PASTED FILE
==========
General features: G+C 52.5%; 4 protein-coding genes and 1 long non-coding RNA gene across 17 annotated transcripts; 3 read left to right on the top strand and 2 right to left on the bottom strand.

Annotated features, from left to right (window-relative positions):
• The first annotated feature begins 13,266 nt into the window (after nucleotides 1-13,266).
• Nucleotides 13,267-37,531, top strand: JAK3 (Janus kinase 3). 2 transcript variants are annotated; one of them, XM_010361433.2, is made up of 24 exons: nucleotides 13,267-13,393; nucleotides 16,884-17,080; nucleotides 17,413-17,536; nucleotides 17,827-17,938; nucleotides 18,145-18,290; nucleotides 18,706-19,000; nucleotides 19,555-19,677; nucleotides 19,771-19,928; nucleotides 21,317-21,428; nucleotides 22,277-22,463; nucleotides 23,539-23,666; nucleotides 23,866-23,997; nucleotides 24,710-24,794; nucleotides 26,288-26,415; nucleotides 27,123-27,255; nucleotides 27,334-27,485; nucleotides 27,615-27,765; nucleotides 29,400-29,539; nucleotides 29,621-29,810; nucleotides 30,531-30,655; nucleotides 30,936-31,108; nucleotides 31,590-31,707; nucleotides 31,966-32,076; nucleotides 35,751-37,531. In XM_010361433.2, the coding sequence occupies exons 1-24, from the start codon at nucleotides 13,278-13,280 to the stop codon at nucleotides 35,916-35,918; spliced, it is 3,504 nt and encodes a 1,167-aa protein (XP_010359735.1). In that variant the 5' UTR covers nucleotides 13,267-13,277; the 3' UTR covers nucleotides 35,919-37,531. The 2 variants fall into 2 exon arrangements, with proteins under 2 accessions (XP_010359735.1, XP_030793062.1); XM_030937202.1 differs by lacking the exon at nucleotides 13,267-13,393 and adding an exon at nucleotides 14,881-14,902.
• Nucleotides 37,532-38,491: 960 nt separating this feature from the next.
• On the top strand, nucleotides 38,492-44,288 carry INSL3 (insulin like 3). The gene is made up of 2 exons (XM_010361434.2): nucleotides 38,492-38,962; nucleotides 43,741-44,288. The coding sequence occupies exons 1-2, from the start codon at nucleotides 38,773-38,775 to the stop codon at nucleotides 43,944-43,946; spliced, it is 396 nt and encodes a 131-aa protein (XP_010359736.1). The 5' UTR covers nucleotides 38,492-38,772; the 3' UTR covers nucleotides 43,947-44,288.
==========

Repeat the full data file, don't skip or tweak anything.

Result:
General features: G+C 52.5%; 4 protein-coding genes and 1 long non-coding RNA gene across 17 annotated transcripts; 3 read left to right on the top strand and 2 right to left on the bottom strand.

Annotated features, from left to right (window-relative positions):
• The first annotated feature begins 13,266 nt into the window (after nucleotides 1-13,266).
• Nucleotides 13,267-37,531, top strand: JAK3 (Janus kinase 3). 2 transcript variants are annotated; one of them, XM_010361433.2, is made up of 24 exons: nucleotides 13,267-13,393; nucleotides 16,884-17,080; nucleotides 17,413-17,536; nucleotides 17,827-17,938; nucleotides 18,145-18,290; nucleotides 18,706-19,000; nucleotides 19,555-19,677; nucleotides 19,771-19,928; nucleotides 21,317-21,428; nucleotides 22,277-22,463; nucleotides 23,539-23,666; nucleotides 23,866-23,997; nucleotides 24,710-24,794; nucleotides 26,288-26,415; nucleotides 27,123-27,255; nucleotides 27,334-27,485; nucleotides 27,615-27,765; nucleotides 29,400-29,539; nucleotides 29,621-29,810; nucleotides 30,531-30,655; nucleotides 30,936-31,108; nucleotides 31,590-31,707; nucleotides 31,966-32,076; nucleotides 35,751-37,531. In XM_010361433.2, the coding sequence occupies exons 1-24, from the start codon at nucleotides 13,278-13,280 to the stop codon at nucleotides 35,916-35,918; spliced, it is 3,504 nt and encodes a 1,167-aa protein (XP_010359735.1). In that variant the 5' UTR covers nucleotides 13,267-13,277; the 3' UTR covers nucleotides 35,919-37,531. The 2 variants fall into 2 exon arrangements, with proteins under 2 accessions (XP_010359735.1, XP_030793062.1); XM_030937202.1 differs by lacking the exon at nucleotides 13,267-13,393 and adding an exon at nucleotides 14,881-14,902.
• Nucleotides 37,532-38,491: 960 nt separating this feature from the next.
• On the top strand, nucleotides 38,492-44,288 carry INSL3 (insulin like 3). The gene is made up of 2 exons (XM_010361434.2): nucleotides 38,492-38,962; nucleotides 43,741-44,288. The coding sequence occupies exons 1-2, from the start codon at nucleotides 38,773-38,775 to the stop codon at nucleotides 43,944-43,946; spliced, it is 396 nt and encodes a 131-aa protein (XP_010359736.1). The 5' UTR covers nucleotides 38,492-38,772; the 3' UTR covers nucleotides 43,947-44,288.